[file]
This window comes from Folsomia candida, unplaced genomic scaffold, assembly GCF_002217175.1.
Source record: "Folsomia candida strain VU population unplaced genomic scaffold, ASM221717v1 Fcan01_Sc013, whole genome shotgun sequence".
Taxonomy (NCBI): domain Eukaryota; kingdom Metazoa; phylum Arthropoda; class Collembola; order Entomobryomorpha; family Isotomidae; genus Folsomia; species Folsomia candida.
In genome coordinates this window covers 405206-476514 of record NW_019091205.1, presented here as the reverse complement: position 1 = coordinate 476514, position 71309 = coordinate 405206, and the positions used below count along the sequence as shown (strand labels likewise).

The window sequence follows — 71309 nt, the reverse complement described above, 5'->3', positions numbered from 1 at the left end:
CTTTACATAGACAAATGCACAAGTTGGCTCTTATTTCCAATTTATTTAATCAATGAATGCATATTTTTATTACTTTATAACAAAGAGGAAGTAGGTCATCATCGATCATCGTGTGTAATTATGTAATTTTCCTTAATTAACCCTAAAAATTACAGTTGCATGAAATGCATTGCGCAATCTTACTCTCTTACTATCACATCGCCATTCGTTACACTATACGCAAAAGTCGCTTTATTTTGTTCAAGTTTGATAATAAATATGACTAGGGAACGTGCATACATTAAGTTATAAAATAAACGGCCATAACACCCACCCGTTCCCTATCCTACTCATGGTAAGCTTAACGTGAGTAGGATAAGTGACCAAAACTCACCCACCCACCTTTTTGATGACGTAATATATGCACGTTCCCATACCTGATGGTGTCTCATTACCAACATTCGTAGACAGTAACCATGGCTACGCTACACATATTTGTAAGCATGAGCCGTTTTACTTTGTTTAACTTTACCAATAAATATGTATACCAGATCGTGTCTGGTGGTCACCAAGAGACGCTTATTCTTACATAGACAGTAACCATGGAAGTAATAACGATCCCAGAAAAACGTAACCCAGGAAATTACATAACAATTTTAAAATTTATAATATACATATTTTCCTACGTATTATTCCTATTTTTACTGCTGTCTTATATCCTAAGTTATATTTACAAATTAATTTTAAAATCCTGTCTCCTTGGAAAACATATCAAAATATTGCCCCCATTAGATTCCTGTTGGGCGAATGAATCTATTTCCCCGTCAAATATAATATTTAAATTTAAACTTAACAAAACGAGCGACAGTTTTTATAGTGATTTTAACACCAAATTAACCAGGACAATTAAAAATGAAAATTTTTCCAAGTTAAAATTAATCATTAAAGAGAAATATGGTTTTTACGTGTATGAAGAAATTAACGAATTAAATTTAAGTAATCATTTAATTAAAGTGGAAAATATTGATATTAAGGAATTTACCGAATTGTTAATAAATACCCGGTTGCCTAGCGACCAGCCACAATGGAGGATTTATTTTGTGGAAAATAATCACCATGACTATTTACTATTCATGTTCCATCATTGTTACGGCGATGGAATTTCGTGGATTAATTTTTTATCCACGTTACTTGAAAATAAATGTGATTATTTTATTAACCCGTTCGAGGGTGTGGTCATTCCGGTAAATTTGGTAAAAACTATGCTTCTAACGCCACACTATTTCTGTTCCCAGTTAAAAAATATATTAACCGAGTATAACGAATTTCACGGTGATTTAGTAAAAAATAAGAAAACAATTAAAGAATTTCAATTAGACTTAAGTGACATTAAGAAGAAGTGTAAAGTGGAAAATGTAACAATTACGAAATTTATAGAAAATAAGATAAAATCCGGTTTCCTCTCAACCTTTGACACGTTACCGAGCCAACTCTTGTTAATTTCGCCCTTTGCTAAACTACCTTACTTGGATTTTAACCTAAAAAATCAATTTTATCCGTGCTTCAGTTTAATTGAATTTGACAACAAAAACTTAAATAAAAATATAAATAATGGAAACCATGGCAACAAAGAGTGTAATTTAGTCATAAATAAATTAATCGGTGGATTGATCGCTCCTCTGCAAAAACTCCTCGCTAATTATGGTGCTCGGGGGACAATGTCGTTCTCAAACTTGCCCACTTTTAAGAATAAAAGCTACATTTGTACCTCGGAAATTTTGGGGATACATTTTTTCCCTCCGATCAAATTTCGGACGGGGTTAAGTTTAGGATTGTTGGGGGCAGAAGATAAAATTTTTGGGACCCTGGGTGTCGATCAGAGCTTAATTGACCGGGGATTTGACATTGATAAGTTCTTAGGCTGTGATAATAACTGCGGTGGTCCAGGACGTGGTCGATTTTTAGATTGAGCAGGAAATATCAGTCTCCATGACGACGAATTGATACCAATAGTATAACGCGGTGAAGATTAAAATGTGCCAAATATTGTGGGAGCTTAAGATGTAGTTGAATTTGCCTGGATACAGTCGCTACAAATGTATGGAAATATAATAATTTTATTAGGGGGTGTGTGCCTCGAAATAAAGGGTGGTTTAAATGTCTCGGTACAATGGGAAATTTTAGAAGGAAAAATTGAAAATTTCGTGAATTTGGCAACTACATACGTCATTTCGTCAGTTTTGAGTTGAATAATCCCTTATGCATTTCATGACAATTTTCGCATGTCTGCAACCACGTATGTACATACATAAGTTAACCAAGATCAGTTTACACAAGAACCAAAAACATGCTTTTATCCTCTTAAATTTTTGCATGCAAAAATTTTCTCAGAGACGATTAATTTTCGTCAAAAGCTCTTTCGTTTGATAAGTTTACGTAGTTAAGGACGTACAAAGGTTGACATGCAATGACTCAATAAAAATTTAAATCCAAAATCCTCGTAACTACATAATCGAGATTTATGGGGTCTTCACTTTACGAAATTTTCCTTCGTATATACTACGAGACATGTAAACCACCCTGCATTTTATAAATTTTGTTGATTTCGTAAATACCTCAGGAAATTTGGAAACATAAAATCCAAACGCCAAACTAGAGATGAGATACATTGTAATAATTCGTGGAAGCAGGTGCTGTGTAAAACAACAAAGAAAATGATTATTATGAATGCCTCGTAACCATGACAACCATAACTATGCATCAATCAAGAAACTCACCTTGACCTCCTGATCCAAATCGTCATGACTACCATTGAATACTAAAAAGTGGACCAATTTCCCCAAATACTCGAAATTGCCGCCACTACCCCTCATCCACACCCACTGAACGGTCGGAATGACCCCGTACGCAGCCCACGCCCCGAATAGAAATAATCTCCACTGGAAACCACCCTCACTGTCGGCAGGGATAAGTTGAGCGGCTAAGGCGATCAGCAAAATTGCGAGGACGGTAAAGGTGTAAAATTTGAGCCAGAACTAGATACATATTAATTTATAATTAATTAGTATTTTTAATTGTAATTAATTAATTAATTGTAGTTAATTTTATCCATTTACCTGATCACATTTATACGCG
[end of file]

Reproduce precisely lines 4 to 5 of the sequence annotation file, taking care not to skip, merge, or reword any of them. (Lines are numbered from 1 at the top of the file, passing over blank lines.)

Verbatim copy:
In genome coordinates this window covers 405206-476514 of record NW_019091205.1, presented here as the reverse complement: position 1 = coordinate 476514, position 71309 = coordinate 405206, and the positions used below count along the sequence as shown (strand labels likewise).

The window sequence follows — 71309 nt, the reverse complement described above, 5'->3', positions numbered from 1 at the left end: